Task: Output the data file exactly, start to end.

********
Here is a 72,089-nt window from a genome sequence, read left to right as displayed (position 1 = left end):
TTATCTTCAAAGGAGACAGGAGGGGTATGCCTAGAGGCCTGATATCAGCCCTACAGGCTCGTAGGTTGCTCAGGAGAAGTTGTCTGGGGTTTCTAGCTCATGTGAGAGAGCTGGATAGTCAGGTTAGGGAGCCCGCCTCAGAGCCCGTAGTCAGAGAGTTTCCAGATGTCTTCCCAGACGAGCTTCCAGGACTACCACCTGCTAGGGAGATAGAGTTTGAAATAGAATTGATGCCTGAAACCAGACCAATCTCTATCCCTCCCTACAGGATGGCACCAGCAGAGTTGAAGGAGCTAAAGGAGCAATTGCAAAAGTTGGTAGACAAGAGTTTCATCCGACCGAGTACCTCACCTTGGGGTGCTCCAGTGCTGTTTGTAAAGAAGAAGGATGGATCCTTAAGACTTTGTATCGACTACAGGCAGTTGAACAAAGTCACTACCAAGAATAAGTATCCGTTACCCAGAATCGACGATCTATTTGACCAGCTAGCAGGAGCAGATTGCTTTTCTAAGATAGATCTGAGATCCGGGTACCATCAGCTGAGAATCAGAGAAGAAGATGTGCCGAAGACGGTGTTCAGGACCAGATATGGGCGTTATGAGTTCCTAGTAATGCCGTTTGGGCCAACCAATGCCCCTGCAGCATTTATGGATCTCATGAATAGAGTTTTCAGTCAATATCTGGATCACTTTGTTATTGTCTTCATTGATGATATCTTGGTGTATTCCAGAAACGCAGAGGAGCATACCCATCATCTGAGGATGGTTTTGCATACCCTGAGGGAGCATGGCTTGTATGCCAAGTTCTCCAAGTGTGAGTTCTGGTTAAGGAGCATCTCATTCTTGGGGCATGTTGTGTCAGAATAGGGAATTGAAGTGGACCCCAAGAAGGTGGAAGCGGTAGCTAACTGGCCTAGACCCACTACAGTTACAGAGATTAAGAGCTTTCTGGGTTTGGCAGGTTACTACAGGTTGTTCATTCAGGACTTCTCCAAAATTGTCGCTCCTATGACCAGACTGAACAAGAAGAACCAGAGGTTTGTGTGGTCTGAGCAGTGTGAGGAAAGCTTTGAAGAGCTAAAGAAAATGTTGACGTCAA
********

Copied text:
Here is a 72,089-nt window from a genome sequence, read left to right as displayed (position 1 = left end):
TTATCTTCAAAGGAGACAGGAGGGGTATGCCTAGAGGCCTGATATCAGCCCTACAGGCTCGTAGGTTGCTCAGGAGAAGTTGTCTGGGGTTTCTAGCTCATGTGAGAGAGCTGGATAGTCAGGTTAGGGAGCCCGCCTCAGAGCCCGTAGTCAGAGAGTTTCCAGATGTCTTCCCAGACGAGCTTCCAGGACTACCACCTGCTAGGGAGATAGAGTTTGAAATAGAATTGATGCCTGAAACCAGACCAATCTCTATCCCTCCCTACAGGATGGCACCAGCAGAGTTGAAGGAGCTAAAGGAGCAATTGCAAAAGTTGGTAGACAAGAGTTTCATCCGACCGAGTACCTCACCTTGGGGTGCTCCAGTGCTGTTTGTAAAGAAGAAGGATGGATCCTTAAGACTTTGTATCGACTACAGGCAGTTGAACAAAGTCACTACCAAGAATAAGTATCCGTTACCCAGAATCGACGATCTATTTGACCAGCTAGCAGGAGCAGATTGCTTTTCTAAGATAGATCTGAGATCCGGGTACCATCAGCTGAGAATCAGAGAAGAAGATGTGCCGAAGACGGTGTTCAGGACCAGATATGGGCGTTATGAGTTCCTAGTAATGCCGTTTGGGCCAACCAATGCCCCTGCAGCATTTATGGATCTCATGAATAGAGTTTTCAGTCAATATCTGGATCACTTTGTTATTGTCTTCATTGATGATATCTTGGTGTATTCCAGAAACGCAGAGGAGCATACCCATCATCTGAGGATGGTTTTGCATACCCTGAGGGAGCATGGCTTGTATGCCAAGTTCTCCAAGTGTGAGTTCTGGTTAAGGAGCATCTCATTCTTGGGGCATGTTGTGTCAGAATAGGGAATTGAAGTGGACCCCAAGAAGGTGGAAGCGGTAGCTAACTGGCCTAGACCCACTACAGTTACAGAGATTAAGAGCTTTCTGGGTTTGGCAGGTTACTACAGGTTGTTCATTCAGGACTTCTCCAAAATTGTCGCTCCTATGACCAGACTGAACAAGAAGAACCAGAGGTTTGTGTGGTCTGAGCAGTGTGAGGAAAGCTTTGAAGAGCTAAAGAAAATGTTGACGTCAA